Gregory Isaacs - Slum In Dub - RED Vinyl LP
1978 Slum In Dub album re-issued on 180 gram Red vinyl in its original cover.
Gregory Isaacs, the Cool Ruler, or Lonely Lover, the man with the laconic voice and equally laconic delivery who sings as easily of matters of the heart or earthly horrors is well known to all Jamaican enthusiasts, but few realize that he also sat the other side of the studio glass and was a very proficient producer too.
Gregory Isaacs wrote much of his own work and also produced it, so it shouldn’t be any surprise to find that this dub album consisting of mainly Mr Isaacs’s work was produced by him too. Although the mixing, which is of course the major enjoyment factor of any dub album, was done by a talented protégée of King Tubby; Lloyd ‘Jammy’ James who started out as ‘Prince’ but was promoted to ‘King’ a few years later.
Coupled with the succinct Revolutionaries band and Isaacs quality songwriting, the deconstructed cuts weave and flow like any good quality dub album should with some of the track names giving more than a hint of the original song title such as Public Eyes which was one of the major hits off The Cool Ruler as John Public. The dense Slum originated as Party In The Slum, while the brighter Reform Institution began life as Uncle Joe. Word Of The Farmer becomes Croft and Tam Tam began life as One More Time.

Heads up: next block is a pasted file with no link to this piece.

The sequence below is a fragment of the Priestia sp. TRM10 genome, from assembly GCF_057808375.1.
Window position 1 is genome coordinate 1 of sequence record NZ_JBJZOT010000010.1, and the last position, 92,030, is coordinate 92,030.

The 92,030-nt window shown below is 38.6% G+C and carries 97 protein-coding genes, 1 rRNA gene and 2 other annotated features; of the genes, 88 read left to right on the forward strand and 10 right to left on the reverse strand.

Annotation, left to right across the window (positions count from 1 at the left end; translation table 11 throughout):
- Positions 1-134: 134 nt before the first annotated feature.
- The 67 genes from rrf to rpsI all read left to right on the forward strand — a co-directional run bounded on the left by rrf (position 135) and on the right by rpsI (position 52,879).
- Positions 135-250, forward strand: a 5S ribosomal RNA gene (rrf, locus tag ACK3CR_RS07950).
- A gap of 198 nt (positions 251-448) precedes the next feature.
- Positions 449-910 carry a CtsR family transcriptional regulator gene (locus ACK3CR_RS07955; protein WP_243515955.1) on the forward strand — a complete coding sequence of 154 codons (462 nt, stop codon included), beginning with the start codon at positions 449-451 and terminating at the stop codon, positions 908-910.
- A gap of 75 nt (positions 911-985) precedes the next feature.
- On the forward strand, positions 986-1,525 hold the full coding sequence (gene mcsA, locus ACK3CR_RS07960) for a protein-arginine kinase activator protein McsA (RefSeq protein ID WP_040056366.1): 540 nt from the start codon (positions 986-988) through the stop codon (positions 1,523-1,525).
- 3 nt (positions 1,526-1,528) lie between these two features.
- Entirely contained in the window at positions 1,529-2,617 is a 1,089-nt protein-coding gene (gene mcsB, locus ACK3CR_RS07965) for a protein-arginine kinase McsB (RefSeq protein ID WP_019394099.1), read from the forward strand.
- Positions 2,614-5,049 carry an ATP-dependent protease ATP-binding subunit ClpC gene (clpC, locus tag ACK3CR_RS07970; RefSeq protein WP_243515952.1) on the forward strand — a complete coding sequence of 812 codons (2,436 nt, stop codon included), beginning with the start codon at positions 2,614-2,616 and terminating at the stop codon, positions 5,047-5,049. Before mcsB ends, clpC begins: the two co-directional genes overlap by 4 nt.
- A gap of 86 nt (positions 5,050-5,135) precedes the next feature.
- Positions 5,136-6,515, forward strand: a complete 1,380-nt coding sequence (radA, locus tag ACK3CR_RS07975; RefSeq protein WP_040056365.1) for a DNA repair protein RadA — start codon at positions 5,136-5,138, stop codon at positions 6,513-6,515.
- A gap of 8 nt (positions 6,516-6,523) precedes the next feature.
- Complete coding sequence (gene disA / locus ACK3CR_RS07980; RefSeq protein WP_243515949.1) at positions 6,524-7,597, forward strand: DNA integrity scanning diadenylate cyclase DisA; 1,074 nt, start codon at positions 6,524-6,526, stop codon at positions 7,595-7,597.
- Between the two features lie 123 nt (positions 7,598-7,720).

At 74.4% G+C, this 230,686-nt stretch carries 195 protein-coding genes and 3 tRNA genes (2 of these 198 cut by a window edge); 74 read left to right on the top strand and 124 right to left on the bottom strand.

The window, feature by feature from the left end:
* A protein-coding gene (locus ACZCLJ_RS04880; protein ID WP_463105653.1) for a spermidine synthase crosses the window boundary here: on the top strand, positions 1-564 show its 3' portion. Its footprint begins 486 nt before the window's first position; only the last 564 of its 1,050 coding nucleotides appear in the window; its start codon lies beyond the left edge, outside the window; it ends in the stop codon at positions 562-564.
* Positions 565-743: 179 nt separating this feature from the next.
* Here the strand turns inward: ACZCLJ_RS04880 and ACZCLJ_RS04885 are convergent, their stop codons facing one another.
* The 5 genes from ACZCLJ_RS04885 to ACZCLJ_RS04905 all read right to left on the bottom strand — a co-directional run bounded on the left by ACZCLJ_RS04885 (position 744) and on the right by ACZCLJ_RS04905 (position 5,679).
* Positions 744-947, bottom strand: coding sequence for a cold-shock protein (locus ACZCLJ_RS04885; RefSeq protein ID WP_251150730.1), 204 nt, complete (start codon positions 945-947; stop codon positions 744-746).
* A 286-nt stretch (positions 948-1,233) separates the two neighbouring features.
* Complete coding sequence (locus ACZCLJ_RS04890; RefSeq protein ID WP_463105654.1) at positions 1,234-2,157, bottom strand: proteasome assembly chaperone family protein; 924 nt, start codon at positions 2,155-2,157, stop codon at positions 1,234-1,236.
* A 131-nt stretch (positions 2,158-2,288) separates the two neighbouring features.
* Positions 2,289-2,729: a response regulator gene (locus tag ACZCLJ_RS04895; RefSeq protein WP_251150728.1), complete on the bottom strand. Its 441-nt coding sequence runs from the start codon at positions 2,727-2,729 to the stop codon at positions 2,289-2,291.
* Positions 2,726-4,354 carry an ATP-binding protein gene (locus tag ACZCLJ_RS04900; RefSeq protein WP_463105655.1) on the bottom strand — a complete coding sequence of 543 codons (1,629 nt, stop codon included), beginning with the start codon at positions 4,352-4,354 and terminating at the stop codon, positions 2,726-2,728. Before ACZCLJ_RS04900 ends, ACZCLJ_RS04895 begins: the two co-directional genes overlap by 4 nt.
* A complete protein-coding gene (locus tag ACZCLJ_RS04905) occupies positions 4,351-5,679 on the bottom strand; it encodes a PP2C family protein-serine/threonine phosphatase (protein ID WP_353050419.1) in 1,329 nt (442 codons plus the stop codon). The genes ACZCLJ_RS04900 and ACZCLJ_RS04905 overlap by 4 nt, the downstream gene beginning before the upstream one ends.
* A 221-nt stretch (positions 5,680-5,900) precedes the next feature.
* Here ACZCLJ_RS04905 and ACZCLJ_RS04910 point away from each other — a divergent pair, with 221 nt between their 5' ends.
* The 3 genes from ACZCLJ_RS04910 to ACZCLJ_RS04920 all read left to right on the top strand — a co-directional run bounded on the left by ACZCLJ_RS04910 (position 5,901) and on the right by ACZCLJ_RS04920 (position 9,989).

One of Gregory Isaacs’s early hits, Black A Kill Black is translated into Leaving while Leggo Beast using an updated old Studio One rhythm, Swing Easy, probably refers to Trevor "Leggo" Douglas who ran the Cash & Carry label with Isaacs. The track Nigger also uses an old Studio One rhythm track updated and this time it’s The Heptones breezy Party Time which gets the Jammy treatment as too Embarrassment which again revitalizes a Studio One gem; Frozen Soul by The Soul Vendors band.
Reworking old Studio One rhythms was in vogue in the mid to late 1970’s thanks to Channel One and it’s resident highly talented musicians. The drum and bass partners, Sly & Robbie, alongside other Revolutionaries like keyboard player Ansel Collins are credited with bringing these wonderful old rhythms back to life as can he heard on a few of the tracks on Slum and it’s vocal companion The Cool Ruler.
Gregory Isaacs will always be remembered as one of Jamaica’s finest singers and a superb songwriter too, but hopefully many will also realize that he was also an accomplished producer as evidenced by his fine records such as this album which he’s left as a lasting legacy not only to his name but as an example of a first-rate dub album – something there’s too few of these days.” – Michael de Koningh
1. Public Eye's
3. Reform Institution
5. Tam Tam
4. Leggo Beast